Understanding Investment Funds

Understanding Investment Funds

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Understanding Investment Funds
What is an Investment Fund?
An investment fund is a collective investment scheme, which employs a professionally-run strategy to mitigate risk through diversification. Investment funds pool together the funds or monies of a widespread pool of investors to subsequently redistribute the funds into a multi-tiered investment strategy. 
The pooled assets delivered to the fund allow the manager and team of financial professionals to access investment opportunities that otherwise would not be permissible or made available to them. The pooled monies, which are used to purchase assets or investments, are then redistributed proportionately among investors if the fund earns a profit. Conversely, if the fund loses money, the investors will lose a portion of their investment.
In addition to the enhanced opportunities, investment funds employ a strategy to minimize exposure to a particular sector or industry. To mitigate such a risk, an investment fund will diversify their investments through varying their purchases of bonds, equities, fixed-income instruments, derivatives and options. 
The majority of investment funds place regulations on their potential investors in the form of minimum investments. The structure of the investment fund, the strategy of the fund and the amount of capital the fund possess will determine the minimum investment.
Types of Investment Funds


Hedge Funds:A hedge fund is an aggressively managed investment fund that is typically open to a limited range of high net-worth investors who are required to pay a performance fee the fund’s investment professional team or investment manager.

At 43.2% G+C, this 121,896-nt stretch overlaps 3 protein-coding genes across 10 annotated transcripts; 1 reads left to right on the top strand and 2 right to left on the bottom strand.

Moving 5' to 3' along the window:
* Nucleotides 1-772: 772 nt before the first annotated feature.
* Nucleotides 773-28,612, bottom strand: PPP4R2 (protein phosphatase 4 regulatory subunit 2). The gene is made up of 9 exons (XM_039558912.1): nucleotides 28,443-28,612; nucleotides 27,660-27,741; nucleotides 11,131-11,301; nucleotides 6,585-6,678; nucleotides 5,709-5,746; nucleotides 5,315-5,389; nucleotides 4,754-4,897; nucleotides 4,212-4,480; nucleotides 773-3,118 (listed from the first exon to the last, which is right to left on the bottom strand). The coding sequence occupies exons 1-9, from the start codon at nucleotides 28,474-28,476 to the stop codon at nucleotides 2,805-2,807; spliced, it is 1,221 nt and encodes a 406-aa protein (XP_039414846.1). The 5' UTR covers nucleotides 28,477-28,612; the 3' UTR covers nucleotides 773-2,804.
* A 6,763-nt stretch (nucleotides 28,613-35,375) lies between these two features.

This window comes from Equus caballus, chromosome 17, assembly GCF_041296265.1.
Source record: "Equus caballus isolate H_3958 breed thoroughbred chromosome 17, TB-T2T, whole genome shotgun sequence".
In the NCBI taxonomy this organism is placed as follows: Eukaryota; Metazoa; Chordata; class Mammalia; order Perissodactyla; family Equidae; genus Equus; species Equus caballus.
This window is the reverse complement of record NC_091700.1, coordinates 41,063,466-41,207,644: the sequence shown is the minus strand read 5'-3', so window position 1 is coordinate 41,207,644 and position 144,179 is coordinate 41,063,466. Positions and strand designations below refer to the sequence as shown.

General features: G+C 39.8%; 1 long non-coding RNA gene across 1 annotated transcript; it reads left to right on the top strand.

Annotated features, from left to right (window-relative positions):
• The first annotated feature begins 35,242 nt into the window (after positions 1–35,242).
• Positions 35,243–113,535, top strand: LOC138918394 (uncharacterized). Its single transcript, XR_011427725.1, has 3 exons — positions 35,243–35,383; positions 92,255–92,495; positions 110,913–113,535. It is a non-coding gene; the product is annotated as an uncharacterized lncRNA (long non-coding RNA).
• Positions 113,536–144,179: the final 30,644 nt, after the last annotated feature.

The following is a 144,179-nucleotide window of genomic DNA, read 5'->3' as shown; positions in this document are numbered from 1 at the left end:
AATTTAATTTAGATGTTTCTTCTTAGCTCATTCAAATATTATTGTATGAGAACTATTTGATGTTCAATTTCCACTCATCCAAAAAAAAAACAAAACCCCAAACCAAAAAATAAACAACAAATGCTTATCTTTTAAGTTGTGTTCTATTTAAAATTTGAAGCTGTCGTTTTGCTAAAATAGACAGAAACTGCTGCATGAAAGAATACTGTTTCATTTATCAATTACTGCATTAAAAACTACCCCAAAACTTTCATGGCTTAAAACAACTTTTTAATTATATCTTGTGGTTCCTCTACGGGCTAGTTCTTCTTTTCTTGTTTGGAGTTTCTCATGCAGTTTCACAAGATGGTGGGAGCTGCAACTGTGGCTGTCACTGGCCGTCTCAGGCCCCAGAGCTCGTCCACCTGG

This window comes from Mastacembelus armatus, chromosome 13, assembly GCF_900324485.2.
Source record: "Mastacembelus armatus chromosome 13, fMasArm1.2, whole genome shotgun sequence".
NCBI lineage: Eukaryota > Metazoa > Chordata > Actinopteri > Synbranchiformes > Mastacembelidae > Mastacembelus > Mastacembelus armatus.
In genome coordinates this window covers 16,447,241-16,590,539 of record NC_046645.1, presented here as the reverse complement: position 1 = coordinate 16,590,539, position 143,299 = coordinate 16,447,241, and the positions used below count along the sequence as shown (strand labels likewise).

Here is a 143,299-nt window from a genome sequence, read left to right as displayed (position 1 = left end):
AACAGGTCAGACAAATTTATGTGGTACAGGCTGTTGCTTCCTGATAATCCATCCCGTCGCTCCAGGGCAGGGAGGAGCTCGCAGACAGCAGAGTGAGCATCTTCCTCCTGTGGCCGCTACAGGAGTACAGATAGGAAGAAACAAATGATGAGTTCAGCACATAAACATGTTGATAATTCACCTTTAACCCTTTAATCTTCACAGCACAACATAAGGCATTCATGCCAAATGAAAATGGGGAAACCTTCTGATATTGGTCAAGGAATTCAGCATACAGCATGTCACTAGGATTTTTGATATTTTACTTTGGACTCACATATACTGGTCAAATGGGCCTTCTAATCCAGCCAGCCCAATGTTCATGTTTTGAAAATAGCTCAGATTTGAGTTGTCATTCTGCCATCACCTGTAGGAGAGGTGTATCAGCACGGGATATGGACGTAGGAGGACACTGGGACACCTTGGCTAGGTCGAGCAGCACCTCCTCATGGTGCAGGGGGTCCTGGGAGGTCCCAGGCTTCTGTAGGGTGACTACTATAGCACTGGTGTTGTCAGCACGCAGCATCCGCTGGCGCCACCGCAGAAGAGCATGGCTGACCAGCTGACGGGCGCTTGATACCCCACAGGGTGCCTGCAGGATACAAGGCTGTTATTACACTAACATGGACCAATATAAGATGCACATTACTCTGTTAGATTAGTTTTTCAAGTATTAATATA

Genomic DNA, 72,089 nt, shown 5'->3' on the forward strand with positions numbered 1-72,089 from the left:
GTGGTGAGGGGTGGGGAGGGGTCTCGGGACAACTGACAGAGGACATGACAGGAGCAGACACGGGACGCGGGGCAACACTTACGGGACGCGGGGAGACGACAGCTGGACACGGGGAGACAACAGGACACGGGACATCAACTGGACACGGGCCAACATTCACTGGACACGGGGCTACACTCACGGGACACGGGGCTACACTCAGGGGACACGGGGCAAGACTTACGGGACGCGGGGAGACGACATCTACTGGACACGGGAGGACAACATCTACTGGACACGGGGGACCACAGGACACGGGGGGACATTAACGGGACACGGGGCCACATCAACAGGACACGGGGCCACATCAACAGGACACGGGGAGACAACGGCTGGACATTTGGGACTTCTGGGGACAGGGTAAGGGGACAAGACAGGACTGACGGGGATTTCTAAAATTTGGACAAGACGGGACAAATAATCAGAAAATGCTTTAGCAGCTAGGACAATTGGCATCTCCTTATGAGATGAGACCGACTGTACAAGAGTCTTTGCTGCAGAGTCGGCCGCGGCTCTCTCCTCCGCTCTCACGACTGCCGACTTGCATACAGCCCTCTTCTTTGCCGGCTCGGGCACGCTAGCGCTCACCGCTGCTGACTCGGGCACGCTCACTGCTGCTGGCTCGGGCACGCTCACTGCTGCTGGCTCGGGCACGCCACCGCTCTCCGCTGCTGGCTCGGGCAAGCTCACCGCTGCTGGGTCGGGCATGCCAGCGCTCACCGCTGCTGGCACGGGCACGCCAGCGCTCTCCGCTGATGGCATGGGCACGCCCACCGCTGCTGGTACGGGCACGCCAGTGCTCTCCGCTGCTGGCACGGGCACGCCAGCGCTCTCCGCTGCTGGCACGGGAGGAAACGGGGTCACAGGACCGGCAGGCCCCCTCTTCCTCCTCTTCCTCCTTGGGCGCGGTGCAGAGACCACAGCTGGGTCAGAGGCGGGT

A hedge fund is a term used to describe an investment partnership that is professionally run and managed by a licensed money manager. The fund may take the legal responsibility and structure of a limited liability company or a limited partnership so that if the hedge fund goes insolvent, the creditors attached to the fund cannot seek more money from the investors than what was originally put into the fund.
Mutual Funds: A mutual fund is a professionally managed collective investment strategy that pools money from multiple investors for the mass-purchase of investment securities. Mutual funds--which are typically comprised of stocks, short-term money market instruments, bonds, commodities, other mutual funds, and other securities—are popular investment options due to their enhanced strategy and their ability to diversify risk through wide-spread investment of multiple industries and sectors. 
Exchange Traded Funds: A type of investment fund traded on a stock exchange similar to a stock. Exchange traded funds hold assets (bonds, stocks, or commodities) at approximately their net asset value of the underlying securities throughout the course of the trading day. The majority of exchange traded funds will track a major index, such as the S&P 500. 
As a result, if the overall economy grows and experiences a rise in prices, the underlying exchange traded fund will proportionately rise. This type of investment fund is particularly attractive due its tax efficiency, relatively low cost, and stock-like features. An exchange traded fund is a type of investment fund that combines the valuation feature of a unit investment trust or a mutual fund, which can be either bought or sold at the end of every trading day for its net asset value. 

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